I’ve traveled from Los Angeles up the 14 Freeway and onto Highway 395 on my way to Lake Tahoe. There’s a place past Red Rock State Park where the 14 merges into 395 with a sign points east to the town of Ridgecrest and the naval air weapons base.
We were watching four children for a friend, plus our two grandchildren, and decided to travel four hours to Keough Hot Springs in Bishop to give the kids a memorable time on a Saturday.
The gang included two girls and one boy aged 12 to 14 and two boys and one girl aged 5 to 2.
We figured the drive up would be more fun if we only drove part way and spent the night. We had stayed in Lone Pine but figured it was too close to Bishop so we checked motels and found Springhill Suites in Ridgecrest where we could use points.
And so we did. We packed the six kids, plus our oldest daughter, in each of two cars and headed out the 210 freeway to the 5 and 14 freeways.
What I like most about driving up the 14 is the freeing feeling I get, like I’m flying out of the urban sprawl and heading into another world. Maybe that’s the feeling I want more than an exotic place or one that’s expensive.
But what is exotic? Does it simply mean a different place where your imagination is free to roam?
For me, this small town had a touch of the exotic. That sounds strange, especially because shopping malls were laid out
I was looking forward to the jaunt because I knew nothing about Ridgecrest and was always puzzled by the sign noting it was a naval base. This was one of the driest places on earth and certainly one of the driest regions in California.
Los Angeles and Pasadena have Beverly Hills, Mulholland Drive, hiking trails above the Rose Bowl and world class museums and galleries. But it doesn’t have the unusual formations of Vasquez Rocks along the 14 or the layers of rock and the hues of Red Rock Canyon State Park.
Nor does it have the airplane graveyard and edginess of Mojave, the aerospace gateway, in my mind, to the odd world of the High Desert and the Eastern Sierras.
There’s a certain “edge of the world” feeling to the brown, rocky hills and the mountains.
And that’s what I like, a place where I want to feel challenged and survive. I get that feeling when I hike in the mountain trails above Pasadena and I’ve had it when I’ve kayaked in the bays up the California coast. It was a feeling I had as a kid when I’d go cross-country skiing in the woods behind my home in western Pennsylvania.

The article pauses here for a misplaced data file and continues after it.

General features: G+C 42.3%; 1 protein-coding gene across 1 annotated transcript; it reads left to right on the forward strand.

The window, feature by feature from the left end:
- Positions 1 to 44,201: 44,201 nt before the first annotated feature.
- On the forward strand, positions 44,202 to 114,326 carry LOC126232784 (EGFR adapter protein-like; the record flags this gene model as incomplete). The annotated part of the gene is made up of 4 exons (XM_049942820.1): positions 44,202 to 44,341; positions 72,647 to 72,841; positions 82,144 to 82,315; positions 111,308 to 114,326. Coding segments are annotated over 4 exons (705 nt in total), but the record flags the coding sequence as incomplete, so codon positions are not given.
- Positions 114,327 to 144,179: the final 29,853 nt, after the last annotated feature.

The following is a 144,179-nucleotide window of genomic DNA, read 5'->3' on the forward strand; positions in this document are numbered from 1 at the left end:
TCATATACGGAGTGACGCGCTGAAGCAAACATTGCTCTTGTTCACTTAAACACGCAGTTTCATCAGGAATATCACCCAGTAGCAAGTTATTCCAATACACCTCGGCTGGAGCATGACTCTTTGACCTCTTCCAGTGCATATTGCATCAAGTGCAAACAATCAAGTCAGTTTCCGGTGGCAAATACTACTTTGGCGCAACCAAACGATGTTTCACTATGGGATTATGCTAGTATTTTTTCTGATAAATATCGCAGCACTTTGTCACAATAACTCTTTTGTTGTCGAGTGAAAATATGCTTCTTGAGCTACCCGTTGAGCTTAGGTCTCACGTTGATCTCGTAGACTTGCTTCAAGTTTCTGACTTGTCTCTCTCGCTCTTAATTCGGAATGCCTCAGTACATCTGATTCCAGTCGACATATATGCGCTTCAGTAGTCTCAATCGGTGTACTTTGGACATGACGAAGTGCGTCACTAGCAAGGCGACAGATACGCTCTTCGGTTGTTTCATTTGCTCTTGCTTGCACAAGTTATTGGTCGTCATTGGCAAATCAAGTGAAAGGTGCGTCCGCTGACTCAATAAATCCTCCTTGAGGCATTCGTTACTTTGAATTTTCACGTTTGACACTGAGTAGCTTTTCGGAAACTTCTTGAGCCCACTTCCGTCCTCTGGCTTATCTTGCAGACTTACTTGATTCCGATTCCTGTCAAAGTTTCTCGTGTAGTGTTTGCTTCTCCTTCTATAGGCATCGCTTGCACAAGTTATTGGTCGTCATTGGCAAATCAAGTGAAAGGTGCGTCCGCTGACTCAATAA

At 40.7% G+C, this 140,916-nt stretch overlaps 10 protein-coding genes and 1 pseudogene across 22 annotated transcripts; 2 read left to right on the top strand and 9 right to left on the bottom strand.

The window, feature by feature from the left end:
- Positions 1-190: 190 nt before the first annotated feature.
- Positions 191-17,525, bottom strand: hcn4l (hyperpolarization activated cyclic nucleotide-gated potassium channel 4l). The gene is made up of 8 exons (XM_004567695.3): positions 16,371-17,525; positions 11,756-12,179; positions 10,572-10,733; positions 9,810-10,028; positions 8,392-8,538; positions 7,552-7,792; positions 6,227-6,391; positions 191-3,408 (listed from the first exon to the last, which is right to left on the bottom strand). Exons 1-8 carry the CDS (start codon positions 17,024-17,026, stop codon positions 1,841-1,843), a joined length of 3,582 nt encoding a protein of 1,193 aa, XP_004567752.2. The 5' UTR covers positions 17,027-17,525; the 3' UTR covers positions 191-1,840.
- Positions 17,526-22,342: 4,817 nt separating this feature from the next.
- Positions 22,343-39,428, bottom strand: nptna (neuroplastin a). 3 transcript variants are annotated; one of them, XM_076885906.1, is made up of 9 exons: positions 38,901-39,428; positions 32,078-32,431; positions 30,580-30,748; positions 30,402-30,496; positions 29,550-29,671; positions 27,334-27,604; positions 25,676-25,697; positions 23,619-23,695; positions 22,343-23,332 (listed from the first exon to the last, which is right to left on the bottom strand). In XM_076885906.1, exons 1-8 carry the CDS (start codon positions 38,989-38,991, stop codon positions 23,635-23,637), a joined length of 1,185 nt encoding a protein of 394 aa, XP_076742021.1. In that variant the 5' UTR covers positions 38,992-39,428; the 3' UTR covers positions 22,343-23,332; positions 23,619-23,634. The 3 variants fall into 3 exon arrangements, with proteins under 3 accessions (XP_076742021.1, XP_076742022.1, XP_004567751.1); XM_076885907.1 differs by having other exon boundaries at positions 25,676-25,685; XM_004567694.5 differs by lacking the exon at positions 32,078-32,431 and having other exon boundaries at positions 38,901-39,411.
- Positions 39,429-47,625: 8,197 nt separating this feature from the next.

To me, that’s exotic.
The kids want fun and something different. We pulled into the Springhill Suites in the late afternoon when they changed and headed to the outdoor pool. The temperature was dropping in the November evening.
I headed to get pizzas in the nearby Little Ceasars and buy swim shorts for the 4 year old.
The kids swam and jumped back and forth to the hot tub despite wind picking up and swirling desert grit across the patio. They were loving it — and isn’t that the other point of a getaway? You’re not always relaxing or unwinding from the tensions in life but you’re having moments that are memorable.
We had two separate suites with our daughter taking the youngest ones while my wife and I had the older ones. They watched movies, bounced around in the room and eventually fell asleep.
In the morning, we grabbed a picture near the entrance to China Lake and then headed on to Bishop and Keough Hot Springs, just under two hours away.
Simple. Yet different and positively memorable.
Towns that seem out-of-the-way are definitely worth exploring whenever possible.
One trick, for adults anyway, in having a memorable close-by getaway is having an appreciation for the area. This can be in any part of the country.
Ridgecrest certainly deserves respect. The Naval Weapons Station, China Lake opened in 1943 and covers an area in this part of the Mojave Desert that’s larger than the state of Rhode Island.
A local museum, the China Lake Museum Foundation, “preserves the history” of the weapons research, testing and development. During this age of Covid, log on to see if the museum is open or closed.
While at Big Five, buying a small pair of swim trunks, I asked the young clerk who looked like he was in high school what most people did. He remarked that the base was the reason for the town’s existence and said there wasn’t much beyond that.
I could see that Ridgecrest could be a place a person who grew up there would want to move away from. And I don’t mean that in a condescending way, either. It’s just a reality. It’s no different than the small town where I grew up in western Pennsylvania.
Stopping to visit was a treat, even if all we did was go to a normal looking shopping mall, buy cheap pizza and swim in the hotel’s pool. It was an experience that was close to home, yet it was a world away. And that made the place valuable and interesting.